Piaget’s view had become standard by the nineteen-fifties, but psychologists have since come to believe that he underrated the arithmetic competence of small children. Six-month-old babies, exposed simultaneously to images of common objects and sequences of drumbeats, consistently gaze longer at the collection of objects that matches the number of drumbeats. By now, it is generally agreed that infants come equipped with a rudimentary ability to perceive and represent number. (The same appears to be true for many kinds of animals, including salamanders, pigeons, raccoons, dolphins, parrots, and monkeys.) And if evolution has equipped us with one way of representing number, embodied in the primitive number sense, culture furnishes two more: numerals and number words. These three modes of thinking about number, Dehaene believes, correspond to distinct areas of the brain. The number sense is lodged in the parietal lobe, the part of the brain that relates to space and location; numerals are dealt with by the visual areas; and number words are processed by the language areas.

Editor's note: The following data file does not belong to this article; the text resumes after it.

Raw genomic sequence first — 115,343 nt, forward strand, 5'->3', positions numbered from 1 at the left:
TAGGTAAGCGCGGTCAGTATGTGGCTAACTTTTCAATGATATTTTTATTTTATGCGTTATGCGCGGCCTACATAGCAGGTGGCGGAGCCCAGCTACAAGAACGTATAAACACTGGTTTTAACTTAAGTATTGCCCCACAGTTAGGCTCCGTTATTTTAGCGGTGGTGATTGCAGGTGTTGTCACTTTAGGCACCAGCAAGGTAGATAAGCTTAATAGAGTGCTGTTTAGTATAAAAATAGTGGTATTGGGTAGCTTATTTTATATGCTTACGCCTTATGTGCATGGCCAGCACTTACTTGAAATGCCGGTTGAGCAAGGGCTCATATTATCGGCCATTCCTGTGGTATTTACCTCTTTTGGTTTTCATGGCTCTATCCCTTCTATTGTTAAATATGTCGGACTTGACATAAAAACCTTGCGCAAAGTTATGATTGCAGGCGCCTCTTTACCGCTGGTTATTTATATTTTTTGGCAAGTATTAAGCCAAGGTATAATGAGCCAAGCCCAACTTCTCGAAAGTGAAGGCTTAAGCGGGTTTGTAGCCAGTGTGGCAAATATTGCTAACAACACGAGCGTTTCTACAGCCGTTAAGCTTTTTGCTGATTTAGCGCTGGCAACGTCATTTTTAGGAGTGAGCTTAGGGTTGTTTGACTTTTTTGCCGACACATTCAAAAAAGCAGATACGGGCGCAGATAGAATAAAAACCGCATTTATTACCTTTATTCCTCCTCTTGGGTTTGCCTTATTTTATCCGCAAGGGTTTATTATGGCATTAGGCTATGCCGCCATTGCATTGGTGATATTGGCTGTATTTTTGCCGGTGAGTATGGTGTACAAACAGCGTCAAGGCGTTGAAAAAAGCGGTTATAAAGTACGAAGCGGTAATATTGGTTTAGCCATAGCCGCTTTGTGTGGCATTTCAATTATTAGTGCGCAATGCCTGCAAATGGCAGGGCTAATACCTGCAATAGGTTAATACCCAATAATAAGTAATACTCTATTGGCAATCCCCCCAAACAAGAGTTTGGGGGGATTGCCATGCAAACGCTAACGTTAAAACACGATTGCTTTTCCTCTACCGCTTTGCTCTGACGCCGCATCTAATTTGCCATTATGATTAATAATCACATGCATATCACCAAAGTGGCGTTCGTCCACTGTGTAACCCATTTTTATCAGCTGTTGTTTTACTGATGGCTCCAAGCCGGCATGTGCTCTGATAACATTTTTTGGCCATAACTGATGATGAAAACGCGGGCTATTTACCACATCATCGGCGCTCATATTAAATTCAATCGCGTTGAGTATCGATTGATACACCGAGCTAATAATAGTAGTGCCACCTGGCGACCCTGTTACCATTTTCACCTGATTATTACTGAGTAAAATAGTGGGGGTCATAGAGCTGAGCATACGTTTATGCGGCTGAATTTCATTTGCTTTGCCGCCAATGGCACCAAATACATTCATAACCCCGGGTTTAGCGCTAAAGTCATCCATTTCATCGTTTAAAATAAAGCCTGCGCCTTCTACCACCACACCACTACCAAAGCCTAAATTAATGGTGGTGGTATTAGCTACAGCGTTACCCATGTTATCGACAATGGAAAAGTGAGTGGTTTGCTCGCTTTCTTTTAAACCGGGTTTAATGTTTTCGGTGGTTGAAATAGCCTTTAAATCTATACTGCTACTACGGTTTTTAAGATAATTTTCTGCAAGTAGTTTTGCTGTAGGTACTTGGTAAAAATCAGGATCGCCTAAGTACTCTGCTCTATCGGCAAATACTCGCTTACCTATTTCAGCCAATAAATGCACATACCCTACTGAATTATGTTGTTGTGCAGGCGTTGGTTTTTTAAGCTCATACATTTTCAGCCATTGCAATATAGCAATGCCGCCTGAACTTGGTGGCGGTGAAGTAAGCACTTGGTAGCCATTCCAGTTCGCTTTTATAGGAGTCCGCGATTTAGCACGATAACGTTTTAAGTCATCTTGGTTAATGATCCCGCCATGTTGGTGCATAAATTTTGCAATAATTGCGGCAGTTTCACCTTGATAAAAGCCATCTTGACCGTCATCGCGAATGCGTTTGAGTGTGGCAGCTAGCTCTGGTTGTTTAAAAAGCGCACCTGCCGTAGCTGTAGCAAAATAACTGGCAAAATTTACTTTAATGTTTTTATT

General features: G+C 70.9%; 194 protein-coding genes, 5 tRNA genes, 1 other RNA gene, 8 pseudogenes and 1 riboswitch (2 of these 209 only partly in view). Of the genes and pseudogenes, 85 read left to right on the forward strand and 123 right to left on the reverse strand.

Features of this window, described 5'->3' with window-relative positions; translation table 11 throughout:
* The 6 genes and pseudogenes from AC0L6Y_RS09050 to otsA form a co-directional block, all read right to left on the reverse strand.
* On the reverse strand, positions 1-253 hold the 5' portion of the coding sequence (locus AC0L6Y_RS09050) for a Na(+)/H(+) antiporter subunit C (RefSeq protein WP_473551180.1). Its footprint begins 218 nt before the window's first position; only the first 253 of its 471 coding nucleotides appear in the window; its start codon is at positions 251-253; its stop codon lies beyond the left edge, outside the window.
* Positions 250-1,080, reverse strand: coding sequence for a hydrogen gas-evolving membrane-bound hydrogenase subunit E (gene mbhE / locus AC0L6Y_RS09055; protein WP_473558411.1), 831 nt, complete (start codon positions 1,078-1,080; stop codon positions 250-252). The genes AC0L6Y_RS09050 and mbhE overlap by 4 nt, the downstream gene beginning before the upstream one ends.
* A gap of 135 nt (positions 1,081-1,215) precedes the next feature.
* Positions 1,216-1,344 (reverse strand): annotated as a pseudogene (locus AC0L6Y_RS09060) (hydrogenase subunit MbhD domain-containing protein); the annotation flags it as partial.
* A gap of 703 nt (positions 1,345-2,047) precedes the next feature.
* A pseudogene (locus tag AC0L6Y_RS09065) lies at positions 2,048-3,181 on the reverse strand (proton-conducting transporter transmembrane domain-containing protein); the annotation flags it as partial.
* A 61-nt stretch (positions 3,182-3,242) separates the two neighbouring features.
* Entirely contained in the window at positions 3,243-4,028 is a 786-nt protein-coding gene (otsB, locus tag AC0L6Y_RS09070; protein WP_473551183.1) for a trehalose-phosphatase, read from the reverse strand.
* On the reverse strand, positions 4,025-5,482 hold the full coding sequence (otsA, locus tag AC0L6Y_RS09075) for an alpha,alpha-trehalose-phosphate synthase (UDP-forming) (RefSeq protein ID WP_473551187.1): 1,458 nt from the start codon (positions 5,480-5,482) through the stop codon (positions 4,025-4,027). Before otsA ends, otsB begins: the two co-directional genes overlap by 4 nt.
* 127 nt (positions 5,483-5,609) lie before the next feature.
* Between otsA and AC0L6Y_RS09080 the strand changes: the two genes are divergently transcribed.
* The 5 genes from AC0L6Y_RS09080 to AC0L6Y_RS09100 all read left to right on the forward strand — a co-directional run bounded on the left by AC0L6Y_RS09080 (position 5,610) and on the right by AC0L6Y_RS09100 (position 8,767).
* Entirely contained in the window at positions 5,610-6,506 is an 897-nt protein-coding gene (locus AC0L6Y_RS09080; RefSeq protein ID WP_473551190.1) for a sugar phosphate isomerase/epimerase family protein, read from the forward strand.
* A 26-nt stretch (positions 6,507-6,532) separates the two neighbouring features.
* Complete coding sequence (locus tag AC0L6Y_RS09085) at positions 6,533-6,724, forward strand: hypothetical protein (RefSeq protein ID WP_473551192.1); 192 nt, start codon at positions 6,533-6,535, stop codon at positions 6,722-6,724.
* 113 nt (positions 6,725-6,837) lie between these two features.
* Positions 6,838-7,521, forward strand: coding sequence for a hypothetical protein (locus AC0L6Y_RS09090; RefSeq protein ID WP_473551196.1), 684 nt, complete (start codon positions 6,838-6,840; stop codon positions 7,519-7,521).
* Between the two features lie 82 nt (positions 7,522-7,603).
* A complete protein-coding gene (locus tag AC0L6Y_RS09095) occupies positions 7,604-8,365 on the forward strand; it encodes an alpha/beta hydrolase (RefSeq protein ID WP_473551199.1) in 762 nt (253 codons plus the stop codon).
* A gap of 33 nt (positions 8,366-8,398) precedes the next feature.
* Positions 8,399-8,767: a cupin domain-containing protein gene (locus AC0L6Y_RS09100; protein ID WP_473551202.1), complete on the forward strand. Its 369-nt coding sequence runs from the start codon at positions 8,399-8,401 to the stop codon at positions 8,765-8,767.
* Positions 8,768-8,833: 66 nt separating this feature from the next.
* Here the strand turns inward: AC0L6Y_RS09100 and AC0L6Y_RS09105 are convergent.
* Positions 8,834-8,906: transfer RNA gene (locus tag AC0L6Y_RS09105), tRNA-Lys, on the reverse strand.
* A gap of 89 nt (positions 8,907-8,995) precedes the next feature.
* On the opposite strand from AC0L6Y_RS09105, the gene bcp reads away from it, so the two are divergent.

Nowhere in all this elaborate brain circuitry, alas, is there the equivalent of the chip found in a five-dollar calculator. This deficiency can make learning that terrible quartet—“Ambition, Distraction, Uglification, and Derision,” as Lewis Carroll burlesqued them—a chore. It’s not so bad at first. Our number sense endows us with a crude feel for addition, so that, even before schooling, children can find simple recipes for adding numbers. If asked to compute 2 + 4, for example, a child might start with the first number and then count upward by the second number: “two, three is one, four is two, five is three, six is four, *six*.” But multiplication is another matter. It is an “unnatural practice,” Dehaene is fond of saying, and the reason is that our brains are wired the wrong way. Neither intuition nor counting is of much use, and multiplication facts must be stored in the brain verbally, as strings of words. The list of arithmetical facts to be memorized may be short, but it is fiendishly tricky: the same numbers occur over and over, in different orders, with partial overlaps and irrelevant rhymes. (Bilinguals, it has been found, revert to the language they used in school when doing multiplication.) The human memory, unlike that of a computer, has evolved to be associative, which makes it ill-suited to arithmetic, where bits of knowledge must be kept from interfering with one another: if you’re trying to retrieve the result of multiplying 7 X 6, the reflex activation of 7 + 6 and 7 X 5 can be disastrous. So multiplication is a double terror: not only is it remote from our intuitive sense of number; it has to be internalized in a form that clashes with the evolved organization of our memory. The result is that when adults multiply single-digit numbers they make mistakes ten to fifteen per cent of the time. For the hardest problems, like 7 X 8, the error rate can exceed twenty-five per cent.